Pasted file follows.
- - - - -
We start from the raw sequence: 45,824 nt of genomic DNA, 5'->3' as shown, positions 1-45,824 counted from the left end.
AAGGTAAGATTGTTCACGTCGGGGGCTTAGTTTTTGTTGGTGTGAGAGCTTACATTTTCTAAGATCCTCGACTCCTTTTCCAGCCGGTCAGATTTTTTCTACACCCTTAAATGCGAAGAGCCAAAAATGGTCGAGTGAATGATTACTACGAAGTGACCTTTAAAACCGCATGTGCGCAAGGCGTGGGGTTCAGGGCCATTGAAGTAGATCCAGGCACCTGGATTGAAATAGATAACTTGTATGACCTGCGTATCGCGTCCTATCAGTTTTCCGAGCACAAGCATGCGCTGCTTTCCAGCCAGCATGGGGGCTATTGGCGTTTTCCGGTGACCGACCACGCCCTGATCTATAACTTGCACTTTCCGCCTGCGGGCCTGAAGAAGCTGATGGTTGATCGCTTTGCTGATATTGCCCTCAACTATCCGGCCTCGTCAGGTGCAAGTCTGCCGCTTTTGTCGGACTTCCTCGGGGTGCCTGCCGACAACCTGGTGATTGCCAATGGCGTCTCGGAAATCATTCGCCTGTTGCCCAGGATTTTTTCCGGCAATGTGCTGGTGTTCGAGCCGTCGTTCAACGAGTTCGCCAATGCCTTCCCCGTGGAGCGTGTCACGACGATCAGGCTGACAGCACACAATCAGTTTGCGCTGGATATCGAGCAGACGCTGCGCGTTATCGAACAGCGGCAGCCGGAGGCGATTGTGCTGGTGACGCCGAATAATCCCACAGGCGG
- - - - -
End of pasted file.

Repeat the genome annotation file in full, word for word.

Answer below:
We start from the raw sequence: 45,824 nt of genomic DNA, 5'->3' as shown, positions 1-45,824 counted from the left end.
AAGGTAAGATTGTTCACGTCGGGGGCTTAGTTTTTGTTGGTGTGAGAGCTTACATTTTCTAAGATCCTCGACTCCTTTTCCAGCCGGTCAGATTTTTTCTACACCCTTAAATGCGAAGAGCCAAAAATGGTCGAGTGAATGATTACTACGAAGTGACCTTTAAAACCGCATGTGCGCAAGGCGTGGGGTTCAGGGCCATTGAAGTAGATCCAGGCACCTGGATTGAAATAGATAACTTGTATGACCTGCGTATCGCGTCCTATCAGTTTTCCGAGCACAAGCATGCGCTGCTTTCCAGCCAGCATGGGGGCTATTGGCGTTTTCCGGTGACCGACCACGCCCTGATCTATAACTTGCACTTTCCGCCTGCGGGCCTGAAGAAGCTGATGGTTGATCGCTTTGCTGATATTGCCCTCAACTATCCGGCCTCGTCAGGTGCAAGTCTGCCGCTTTTGTCGGACTTCCTCGGGGTGCCTGCCGACAACCTGGTGATTGCCAATGGCGTCTCGGAAATCATTCGCCTGTTGCCCAGGATTTTTTCCGGCAATGTGCTGGTGTTCGAGCCGTCGTTCAACGAGTTCGCCAATGCCTTCCCCGTGGAGCGTGTCACGACGATCAGGCTGACAGCACACAATCAGTTTGCGCTGGATATCGAGCAGACGCTGCGCGTTATCGAACAGCGGCAGCCGGAGGCGATTGTGCTGGTGACGCCGAATAATCCCACAGGCGG